The first patients have been treated in a clinical trial that aims to use focused ultrasound to enhance the effectiveness of chemotherapy drugs in those with Her2+ breast cancer that has metastasized to the brain.
Led by Nir Lipsman, MD, PhD, neurosurgeon and director of the Harquail Centre for Neuromodulation at Sunnybrook Health Sciences Centre in Toronto, the trial will assess the safety and feasibility of using Insightec’s Exablate Neuro focused ultrasound device to temporarily disrupt the blood-brain barrier (BBB) in these patients.
The BBB is a protective layer of tightly joined cells that lines the blood vessels in the brain and prevents harmful substances, such as toxins and infectious agents, from diffusing into the surrounding brain tissue. However, it can also prevent therapeutic agents – like chemotherapy – from getting into the brain. In this trial, patients will be administered Herceptin, a common chemotherapy drug, and researchers will determine if opening the BBB allows the drug into the brain in higher concentrations than is normally observed.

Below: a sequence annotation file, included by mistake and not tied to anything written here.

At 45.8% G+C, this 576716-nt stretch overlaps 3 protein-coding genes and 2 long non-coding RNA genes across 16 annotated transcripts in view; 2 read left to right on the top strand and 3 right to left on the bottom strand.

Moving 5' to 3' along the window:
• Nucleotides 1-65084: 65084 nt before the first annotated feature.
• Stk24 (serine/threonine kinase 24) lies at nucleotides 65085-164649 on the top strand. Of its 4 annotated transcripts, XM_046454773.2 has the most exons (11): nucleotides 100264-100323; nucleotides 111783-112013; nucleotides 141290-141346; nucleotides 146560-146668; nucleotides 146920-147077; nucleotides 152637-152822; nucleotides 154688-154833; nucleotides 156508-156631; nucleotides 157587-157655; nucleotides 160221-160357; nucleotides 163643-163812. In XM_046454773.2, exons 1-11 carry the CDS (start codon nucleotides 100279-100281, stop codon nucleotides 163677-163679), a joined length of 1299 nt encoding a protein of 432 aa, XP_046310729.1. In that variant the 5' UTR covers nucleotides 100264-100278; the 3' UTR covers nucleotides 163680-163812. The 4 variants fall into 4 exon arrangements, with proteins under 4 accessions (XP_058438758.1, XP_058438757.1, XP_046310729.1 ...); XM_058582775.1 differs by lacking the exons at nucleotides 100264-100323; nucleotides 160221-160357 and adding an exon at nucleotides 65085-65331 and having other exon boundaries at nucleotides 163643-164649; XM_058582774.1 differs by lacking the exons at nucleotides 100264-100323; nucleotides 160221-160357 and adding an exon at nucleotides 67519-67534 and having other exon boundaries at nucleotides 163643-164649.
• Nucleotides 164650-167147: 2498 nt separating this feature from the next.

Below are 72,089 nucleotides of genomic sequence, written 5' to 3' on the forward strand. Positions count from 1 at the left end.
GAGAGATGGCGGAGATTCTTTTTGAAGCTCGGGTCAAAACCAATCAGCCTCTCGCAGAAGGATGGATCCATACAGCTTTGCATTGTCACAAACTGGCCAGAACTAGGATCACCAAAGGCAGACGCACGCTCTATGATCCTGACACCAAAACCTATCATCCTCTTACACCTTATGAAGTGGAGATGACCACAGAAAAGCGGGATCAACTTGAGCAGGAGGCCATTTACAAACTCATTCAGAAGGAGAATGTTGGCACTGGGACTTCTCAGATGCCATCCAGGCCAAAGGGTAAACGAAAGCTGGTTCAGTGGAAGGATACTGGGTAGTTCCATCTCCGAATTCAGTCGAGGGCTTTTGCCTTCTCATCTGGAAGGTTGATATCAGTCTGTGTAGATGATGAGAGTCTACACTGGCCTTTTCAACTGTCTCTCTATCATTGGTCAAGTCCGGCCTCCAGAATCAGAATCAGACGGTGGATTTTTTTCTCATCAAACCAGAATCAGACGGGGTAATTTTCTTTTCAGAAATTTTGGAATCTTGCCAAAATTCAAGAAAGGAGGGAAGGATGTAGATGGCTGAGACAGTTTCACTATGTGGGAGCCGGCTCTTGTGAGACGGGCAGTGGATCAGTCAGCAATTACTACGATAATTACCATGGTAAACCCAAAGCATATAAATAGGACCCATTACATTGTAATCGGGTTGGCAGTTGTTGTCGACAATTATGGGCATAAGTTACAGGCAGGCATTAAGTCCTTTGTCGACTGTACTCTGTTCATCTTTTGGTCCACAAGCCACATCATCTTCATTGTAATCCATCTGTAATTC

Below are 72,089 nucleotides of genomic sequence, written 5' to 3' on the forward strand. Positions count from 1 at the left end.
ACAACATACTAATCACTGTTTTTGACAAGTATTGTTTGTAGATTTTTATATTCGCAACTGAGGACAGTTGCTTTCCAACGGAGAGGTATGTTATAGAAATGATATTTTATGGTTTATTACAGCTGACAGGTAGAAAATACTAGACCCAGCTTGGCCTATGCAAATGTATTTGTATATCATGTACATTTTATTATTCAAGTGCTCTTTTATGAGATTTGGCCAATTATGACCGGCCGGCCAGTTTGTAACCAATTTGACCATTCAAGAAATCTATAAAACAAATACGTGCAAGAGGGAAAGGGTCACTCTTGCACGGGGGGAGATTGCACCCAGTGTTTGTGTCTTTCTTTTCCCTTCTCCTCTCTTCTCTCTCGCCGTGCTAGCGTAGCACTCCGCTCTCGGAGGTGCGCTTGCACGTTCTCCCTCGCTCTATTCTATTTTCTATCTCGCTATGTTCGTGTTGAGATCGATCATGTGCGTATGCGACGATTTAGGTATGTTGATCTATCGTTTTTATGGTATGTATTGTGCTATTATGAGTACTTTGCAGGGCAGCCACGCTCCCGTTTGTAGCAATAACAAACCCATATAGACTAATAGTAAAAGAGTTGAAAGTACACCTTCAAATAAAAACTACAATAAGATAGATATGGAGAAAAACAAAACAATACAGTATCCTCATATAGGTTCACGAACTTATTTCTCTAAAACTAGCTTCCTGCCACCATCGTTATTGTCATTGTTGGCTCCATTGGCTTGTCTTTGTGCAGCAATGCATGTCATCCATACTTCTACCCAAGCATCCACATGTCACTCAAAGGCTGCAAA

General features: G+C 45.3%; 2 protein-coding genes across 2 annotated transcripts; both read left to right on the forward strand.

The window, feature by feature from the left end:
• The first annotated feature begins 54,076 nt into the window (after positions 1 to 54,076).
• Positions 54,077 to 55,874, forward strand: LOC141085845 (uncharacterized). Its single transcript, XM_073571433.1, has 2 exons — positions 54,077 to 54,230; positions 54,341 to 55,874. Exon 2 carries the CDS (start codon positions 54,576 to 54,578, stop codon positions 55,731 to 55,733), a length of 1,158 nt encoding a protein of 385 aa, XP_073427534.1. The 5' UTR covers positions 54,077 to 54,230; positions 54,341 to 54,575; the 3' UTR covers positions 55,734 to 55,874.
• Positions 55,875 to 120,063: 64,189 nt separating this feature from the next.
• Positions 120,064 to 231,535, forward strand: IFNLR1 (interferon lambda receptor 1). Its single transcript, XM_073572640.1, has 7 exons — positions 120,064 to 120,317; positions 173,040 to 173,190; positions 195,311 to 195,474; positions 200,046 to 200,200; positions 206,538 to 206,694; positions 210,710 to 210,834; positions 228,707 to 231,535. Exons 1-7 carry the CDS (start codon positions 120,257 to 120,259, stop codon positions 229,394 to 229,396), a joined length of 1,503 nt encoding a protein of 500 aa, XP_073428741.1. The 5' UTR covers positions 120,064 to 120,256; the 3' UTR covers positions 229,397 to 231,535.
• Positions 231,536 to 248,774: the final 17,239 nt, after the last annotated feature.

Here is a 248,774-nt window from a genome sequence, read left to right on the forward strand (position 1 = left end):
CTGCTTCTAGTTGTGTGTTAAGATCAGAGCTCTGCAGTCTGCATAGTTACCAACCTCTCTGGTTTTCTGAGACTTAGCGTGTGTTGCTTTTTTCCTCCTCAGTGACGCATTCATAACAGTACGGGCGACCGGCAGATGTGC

To date, three patients have been treated in the trial. In all, the Sunnybrook team plans to recruit up to 10 patients, and researchers also hope to expand the current single-treatment protocol to up to six treatments with a combination of chemotherapies.
The Focused Ultrasound Foundation is proud to fund this important trial.
At 33, Kathryn was posed to launch her law career when she was suddenly diagnosed with an aggressive form of breast cancer. Despite efforts to control it, the disease eventually spread to her brain. She was the first patient treated in this landmark trial.
The trial’s principle investigator, Nir Lipsman, MD, answers questions about the trial and how they hope to expand it in the future.